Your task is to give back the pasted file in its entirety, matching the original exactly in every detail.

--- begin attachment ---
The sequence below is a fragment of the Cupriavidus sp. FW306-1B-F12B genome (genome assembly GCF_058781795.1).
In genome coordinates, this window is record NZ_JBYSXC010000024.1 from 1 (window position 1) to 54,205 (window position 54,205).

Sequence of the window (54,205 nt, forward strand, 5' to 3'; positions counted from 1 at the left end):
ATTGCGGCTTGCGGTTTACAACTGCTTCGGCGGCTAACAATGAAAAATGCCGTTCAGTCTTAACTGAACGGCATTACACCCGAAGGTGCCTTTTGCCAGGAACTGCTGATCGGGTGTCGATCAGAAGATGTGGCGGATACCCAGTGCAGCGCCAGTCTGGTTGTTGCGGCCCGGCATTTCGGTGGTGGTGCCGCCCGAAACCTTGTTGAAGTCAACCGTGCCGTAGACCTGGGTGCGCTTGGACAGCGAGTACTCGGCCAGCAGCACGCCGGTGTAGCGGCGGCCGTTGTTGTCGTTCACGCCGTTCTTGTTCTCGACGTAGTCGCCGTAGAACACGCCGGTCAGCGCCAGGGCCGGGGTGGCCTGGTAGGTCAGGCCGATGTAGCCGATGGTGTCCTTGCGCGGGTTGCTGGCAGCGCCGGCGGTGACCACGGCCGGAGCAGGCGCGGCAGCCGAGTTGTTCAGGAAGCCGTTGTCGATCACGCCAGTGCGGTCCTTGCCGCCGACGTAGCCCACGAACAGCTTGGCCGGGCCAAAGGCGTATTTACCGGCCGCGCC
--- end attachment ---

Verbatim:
The sequence below is a fragment of the Cupriavidus sp. FW306-1B-F12B genome (genome assembly GCF_058781795.1).
In genome coordinates, this window is record NZ_JBYSXC010000024.1 from 1 (window position 1) to 54,205 (window position 54,205).

Sequence of the window (54,205 nt, forward strand, 5' to 3'; positions counted from 1 at the left end):
ATTGCGGCTTGCGGTTTACAACTGCTTCGGCGGCTAACAATGAAAAATGCCGTTCAGTCTTAACTGAACGGCATTACACCCGAAGGTGCCTTTTGCCAGGAACTGCTGATCGGGTGTCGATCAGAAGATGTGGCGGATACCCAGTGCAGCGCCAGTCTGGTTGTTGCGGCCCGGCATTTCGGTGGTGGTGCCGCCCGAAACCTTGTTGAAGTCAACCGTGCCGTAGACCTGGGTGCGCTTGGACAGCGAGTACTCGGCCAGCAGCACGCCGGTGTAGCGGCGGCCGTTGTTGTCGTTCACGCCGTTCTTGTTCTCGACGTAGTCGCCGTAGAACACGCCGGTCAGCGCCAGGGCCGGGGTGGCCTGGTAGGTCAGGCCGATGTAGCCGATGGTGTCCTTGCGCGGGTTGCTGGCAGCGCCGGCGGTGACCACGGCCGGAGCAGGCGCGGCAGCCGAGTTGTTCAGGAAGCCGTTGTCGATCACGCCAGTGCGGTCCTTGCCGCCGACGTAGCCCACGAACAGCTTGGCCGGGCCAAAGGCGTATTTACCGGCCGCGCC